Bibi's Yes, But' Formula

In a closed conversation with Likud veterans, Benjamin Netanyahu revealed how he thwarts policy moves by pretending to give his support.

Well before the "Feiglins" and the Yesha people infiltrated the Likud Central Committee and painted it in the colors of the extreme right, there was a hard core there, ideological and fanatic about the values of the Herut movement. The members of this group are for the most part Irgun people, for whom nothing has changed since the British Mandate. In the movement jargon they are called "founders of the Likud," or "the founders."

At meetings of the central committee they do not go wild and run riot. Their advanced age prevents this. Many years ago they founded an ideological circle called "Tagar" (Challenge), which every Friday holds regular meetings that are closed to the media. Last Friday MK Benjamin Netanyahu appeared there. At the end of the 1980s the members of this circle adopted the young Netanyahu, who had completed a successful career at the United Nations in New York, and helped him get elected to the Knesset. Later, when he ran for the chairmanship of the Likud, they supported him enthusiastically. Afterwards, when Netanyahu gave Hebron back to the Palestinians and signed the Wye Agreement, the relations soured but still, despite the residues, Netanyahu feels comfortable there, free to say what he really thinks.

On Friday, when some of the members of the circle asked him in an accusatory tone why he had voted both in the government and in the Knesset in favor of the disengagement, several times (before he resigned as finance minister), Netanyahu responded angrily: "Lies!" Mili Yakovsky, the author of the Internet site "I'm a Likudnik," the Likud's online newspaper, who was at the meeting, describes the surprise of the members of the circle upon hearing this.

Netanyahu explained to him that indeed he had voted "in favor" three times, but for what? Once in favor of "checks," once in favor of "preparations" and once in favor of Justice Minister Tzipi Livni's compromise. But he never supported the actual disengagement, the actual expulsion.

And then, to the raised eyebrows of the skeptical Likud oldsters, Netanyahu told the members of the circle about the trick that helps him thwart policy moves, while pretending to support them. He calls this trick: "Yes, but conditionally." In the political world, explained Netanyahu, it is possible to say "no" in various ways. One method is to say "yes, but conditionally," and then to set conditions the other side will never be able to fulfill. This is the reciprocity that Netanyahu so loves to mention.

I opposed the disengagement plan and the road map from the very first moment, said Netanyahu, and I expressed my opposition in a formula of "yes, but" (in the vote in the government on the road map, Netanyahu abstained, not before he insisted on entering 14 reservations about the formulation of the decision - Y.V.). Netanyahu, according to journalist Yakovsky, told the members of the circle how he succeeded in torpedoing the implementation of the Oslo agreement which he had inherited from the Rabin-Peres government, in exactly this way: by setting conditions that did not allow the other side to fulfill them.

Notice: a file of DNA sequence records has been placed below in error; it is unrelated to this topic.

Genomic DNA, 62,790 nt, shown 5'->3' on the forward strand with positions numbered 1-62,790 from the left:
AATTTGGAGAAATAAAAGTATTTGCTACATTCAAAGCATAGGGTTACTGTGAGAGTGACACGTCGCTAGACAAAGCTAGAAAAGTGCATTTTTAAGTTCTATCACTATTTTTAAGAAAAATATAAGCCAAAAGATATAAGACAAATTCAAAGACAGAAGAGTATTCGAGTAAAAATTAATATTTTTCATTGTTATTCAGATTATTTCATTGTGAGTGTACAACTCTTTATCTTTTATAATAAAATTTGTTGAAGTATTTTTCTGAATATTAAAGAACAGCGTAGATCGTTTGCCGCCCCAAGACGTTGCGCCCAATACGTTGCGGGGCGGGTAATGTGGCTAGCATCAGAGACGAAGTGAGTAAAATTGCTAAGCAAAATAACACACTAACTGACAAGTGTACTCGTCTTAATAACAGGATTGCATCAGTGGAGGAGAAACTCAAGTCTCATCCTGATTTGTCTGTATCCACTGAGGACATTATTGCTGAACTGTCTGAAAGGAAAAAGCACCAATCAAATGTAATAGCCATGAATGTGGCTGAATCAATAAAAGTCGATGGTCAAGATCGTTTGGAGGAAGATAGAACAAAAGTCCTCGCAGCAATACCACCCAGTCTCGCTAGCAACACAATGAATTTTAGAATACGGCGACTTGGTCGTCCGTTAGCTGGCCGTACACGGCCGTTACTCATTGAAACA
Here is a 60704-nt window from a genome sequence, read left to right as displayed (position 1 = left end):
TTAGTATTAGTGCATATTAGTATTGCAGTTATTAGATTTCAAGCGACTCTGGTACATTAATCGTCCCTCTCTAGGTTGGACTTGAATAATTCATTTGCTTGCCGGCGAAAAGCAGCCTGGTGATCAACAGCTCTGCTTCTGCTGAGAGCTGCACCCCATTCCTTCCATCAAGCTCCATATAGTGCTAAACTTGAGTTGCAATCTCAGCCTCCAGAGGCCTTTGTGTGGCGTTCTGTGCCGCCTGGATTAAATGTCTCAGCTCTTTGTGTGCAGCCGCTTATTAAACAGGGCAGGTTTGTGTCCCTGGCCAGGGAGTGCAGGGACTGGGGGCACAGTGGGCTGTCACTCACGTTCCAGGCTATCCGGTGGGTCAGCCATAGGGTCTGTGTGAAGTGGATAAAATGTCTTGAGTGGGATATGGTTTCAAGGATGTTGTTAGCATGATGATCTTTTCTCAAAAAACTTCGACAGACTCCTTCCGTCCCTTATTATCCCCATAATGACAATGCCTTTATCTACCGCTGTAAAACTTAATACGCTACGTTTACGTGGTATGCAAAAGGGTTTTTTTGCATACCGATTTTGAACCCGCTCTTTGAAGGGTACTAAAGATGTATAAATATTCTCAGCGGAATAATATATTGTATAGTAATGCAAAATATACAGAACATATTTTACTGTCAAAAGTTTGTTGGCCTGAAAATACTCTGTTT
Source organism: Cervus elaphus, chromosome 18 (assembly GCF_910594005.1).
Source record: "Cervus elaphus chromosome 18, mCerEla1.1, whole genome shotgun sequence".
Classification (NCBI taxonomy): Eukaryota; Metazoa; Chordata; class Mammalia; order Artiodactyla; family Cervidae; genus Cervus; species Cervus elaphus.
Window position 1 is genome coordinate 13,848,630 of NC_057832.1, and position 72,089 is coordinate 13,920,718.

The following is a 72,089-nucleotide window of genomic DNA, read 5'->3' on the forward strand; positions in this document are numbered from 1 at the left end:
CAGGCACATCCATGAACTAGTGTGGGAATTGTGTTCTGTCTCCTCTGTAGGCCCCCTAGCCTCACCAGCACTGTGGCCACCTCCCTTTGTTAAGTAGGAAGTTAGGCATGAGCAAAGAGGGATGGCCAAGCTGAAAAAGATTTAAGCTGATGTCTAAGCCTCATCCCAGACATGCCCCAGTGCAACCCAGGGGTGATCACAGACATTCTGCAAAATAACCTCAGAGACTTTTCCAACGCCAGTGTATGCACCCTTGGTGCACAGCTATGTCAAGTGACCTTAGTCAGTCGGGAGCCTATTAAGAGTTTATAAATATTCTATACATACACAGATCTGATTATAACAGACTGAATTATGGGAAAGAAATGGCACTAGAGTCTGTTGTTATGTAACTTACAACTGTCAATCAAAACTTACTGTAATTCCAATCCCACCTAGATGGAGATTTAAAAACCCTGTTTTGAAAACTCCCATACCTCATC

The members of the circle understood they could rely on Netanyahu to see to it that in his second term as prime minister - if there is one - things will continue to be run by the "yes, but" method. With a wink. Israbluff, as in the famous skit by the comedy trio Hagashash Hahiver. Upon reading these things, several questions arise: Who is the real Netanyahu - the one who says he too would have exited Gaza and that he too sees no point in remaining in Jenin? Or the one who says that as far as he is concerned, there will never be an agreement because even when he says "yes" he will mean "no?" In other words: When Bibi (Netanyahu) says yes, what does he mean?

Win, lose, win, lose

The campaign to depose Prime Minister Ariel Sharon, by means of the coming vote in the Likud Central Committee on the date of the primaries, is a very elaborate and expensive campaign. Someone, some people, aren't sparing any expense to persuade central committee members of the importance of the matter. In only the past two days, three letters arrived at the homes of the 3,050 members of the central committee. One of them is a neat and colorful brochure that describes in apocalyptic terms the scenes of the day after the disengagement: Qassams, terror and a continued unilateral withdrawal from West Bank territories.

In the second, there is four-page prospectus, in red and black, which deals with the indictment that will be filed against Sharon because of the crimes of the disengagement, in which there is the question, "Is everything because of the corruption?" and in the third there is a letter from Ze'ev Jabotinsky the grandson, a supporter of Netanyahu, who spoke at that press conference. In his letter, the national grandson explains to the members of the central committee why they must not vote for anyone who refuses to commit himself not to resign from the movement if he loses.

Incidentally, so far no counter-letter from the Sharon camp has been delivered to the members' homes. People could well conclude from this that Sharon is not bothering to appeal to the hearts of the central committee members before the crucial vote. And perhaps this is just a problem of funding. Sharon's opponents never lack for money. The Yesha Council and other rightist bodies, which are behind the campaign to produce these leaflets and brochures, are swimming in dollars.